Even from afar, I thought the way people were talking about the police was fairly awful. I missed the whole G20 thing as I was on holiday, but going from what happened in Greece last December when a cop shot and killed a 15 year old boy (and thus sparking months of rioting), I'm appalled, but not surprised by the reaction.

Here people decided that one irresponsible policeman meant they were all *exactly* the same. There is still an (active) group threatening to kill police officers simply for being police officers, they've shot at them, bombed police stations and cars, it's just crazy. And while I understand the reason behind the uproar, I do not agree with the poor excuse it's become to act out and deem the entire police force as filthy scum.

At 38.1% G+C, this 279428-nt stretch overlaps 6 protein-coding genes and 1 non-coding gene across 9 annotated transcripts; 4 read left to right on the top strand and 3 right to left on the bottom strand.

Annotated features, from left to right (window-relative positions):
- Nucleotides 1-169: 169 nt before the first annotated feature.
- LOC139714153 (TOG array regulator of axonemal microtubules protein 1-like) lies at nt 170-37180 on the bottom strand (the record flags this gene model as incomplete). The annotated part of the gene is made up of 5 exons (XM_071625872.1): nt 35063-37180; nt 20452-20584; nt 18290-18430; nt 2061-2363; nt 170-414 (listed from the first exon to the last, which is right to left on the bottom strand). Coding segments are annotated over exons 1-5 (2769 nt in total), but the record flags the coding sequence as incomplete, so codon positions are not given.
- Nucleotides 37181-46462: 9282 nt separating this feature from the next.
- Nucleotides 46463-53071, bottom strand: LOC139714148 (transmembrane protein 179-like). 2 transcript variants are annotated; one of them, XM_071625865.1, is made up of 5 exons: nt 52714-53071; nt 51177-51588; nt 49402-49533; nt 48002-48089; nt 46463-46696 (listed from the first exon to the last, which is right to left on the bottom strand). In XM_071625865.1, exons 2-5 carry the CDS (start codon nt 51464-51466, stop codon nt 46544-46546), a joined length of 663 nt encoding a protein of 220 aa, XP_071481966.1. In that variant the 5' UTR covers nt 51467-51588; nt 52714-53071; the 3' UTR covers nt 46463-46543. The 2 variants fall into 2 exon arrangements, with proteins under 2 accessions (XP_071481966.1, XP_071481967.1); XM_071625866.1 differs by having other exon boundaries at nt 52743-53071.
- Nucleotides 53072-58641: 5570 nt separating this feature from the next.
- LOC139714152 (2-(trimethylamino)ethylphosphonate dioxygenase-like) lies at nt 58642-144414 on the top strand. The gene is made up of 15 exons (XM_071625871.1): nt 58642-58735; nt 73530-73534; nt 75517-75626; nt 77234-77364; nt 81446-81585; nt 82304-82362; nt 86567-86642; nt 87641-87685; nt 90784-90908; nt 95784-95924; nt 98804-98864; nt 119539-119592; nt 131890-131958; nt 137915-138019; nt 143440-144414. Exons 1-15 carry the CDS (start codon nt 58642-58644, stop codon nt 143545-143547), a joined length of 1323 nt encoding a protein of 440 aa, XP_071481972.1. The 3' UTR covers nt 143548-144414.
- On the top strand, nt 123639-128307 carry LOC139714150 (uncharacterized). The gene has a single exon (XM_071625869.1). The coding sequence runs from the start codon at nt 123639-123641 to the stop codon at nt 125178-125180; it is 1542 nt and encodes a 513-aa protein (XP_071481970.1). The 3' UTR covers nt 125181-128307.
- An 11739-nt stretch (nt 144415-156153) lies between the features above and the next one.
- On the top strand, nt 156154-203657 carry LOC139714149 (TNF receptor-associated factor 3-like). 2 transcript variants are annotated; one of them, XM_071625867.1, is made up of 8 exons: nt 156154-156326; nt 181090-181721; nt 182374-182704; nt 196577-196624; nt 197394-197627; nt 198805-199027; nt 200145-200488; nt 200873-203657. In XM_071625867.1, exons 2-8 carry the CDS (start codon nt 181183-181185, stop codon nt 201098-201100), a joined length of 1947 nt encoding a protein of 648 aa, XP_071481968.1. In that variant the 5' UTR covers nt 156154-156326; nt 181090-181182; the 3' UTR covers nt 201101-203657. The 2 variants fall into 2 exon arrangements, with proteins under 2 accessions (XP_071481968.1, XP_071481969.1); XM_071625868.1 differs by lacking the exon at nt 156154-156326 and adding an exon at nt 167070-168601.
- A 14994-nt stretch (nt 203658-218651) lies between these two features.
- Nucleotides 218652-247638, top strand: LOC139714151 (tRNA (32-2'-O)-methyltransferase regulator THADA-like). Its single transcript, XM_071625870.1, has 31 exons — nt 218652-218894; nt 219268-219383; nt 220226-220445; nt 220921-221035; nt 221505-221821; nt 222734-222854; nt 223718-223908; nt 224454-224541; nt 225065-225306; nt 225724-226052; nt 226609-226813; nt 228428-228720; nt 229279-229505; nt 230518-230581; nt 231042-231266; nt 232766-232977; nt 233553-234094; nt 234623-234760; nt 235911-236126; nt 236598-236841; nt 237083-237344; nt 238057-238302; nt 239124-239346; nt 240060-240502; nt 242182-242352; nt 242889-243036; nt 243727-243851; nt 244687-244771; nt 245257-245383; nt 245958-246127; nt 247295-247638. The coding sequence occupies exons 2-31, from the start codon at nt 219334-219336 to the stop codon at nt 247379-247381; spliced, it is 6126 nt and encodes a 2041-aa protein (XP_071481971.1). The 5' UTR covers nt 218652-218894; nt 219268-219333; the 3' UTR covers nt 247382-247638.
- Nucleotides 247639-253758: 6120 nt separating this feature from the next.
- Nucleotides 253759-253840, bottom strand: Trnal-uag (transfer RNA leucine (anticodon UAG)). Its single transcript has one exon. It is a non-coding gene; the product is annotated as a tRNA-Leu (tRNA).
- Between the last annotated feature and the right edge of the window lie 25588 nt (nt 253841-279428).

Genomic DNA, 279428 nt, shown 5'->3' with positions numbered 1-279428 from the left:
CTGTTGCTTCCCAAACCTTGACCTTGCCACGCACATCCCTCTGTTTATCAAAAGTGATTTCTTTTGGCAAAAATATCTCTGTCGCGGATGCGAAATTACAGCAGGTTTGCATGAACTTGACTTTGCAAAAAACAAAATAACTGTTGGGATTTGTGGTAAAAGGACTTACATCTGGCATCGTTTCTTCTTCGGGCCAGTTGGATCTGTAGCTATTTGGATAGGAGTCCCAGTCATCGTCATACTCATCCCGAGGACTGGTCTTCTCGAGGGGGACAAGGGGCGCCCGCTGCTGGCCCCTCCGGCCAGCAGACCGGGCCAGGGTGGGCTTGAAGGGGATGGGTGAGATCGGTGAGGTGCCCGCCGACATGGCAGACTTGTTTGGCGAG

One bad apple does not make the whole orchard rotten.

Date: 2009-04-19 06:52 pm (UTC)
From: [identity profile] fjm.livejournal.com
Im having a hard time reading a post that assumes violence on the part of the victims. Hillsborough has been well researched: there was no violence, only an assumption that violence was inevitable and that therefore what the police were seeing was violence.

I do believe that this has been precisely the problem during the G20 protests: 90 complaints and counting, and lots of lovely independent video to corroborate something we've known about for years, and both individuals and insitutional structures have been denying.

Turns out--just for example--that some police officers were blacking out their numbers, an accusation that has been made and denies for well over thirty years.

So while I agree with your post about language, I'm not sure I agree with your title.

Edited Date: 2009-04-19 06:53 pm (UTC)

Date: 2009-04-19 10:05 pm (UTC)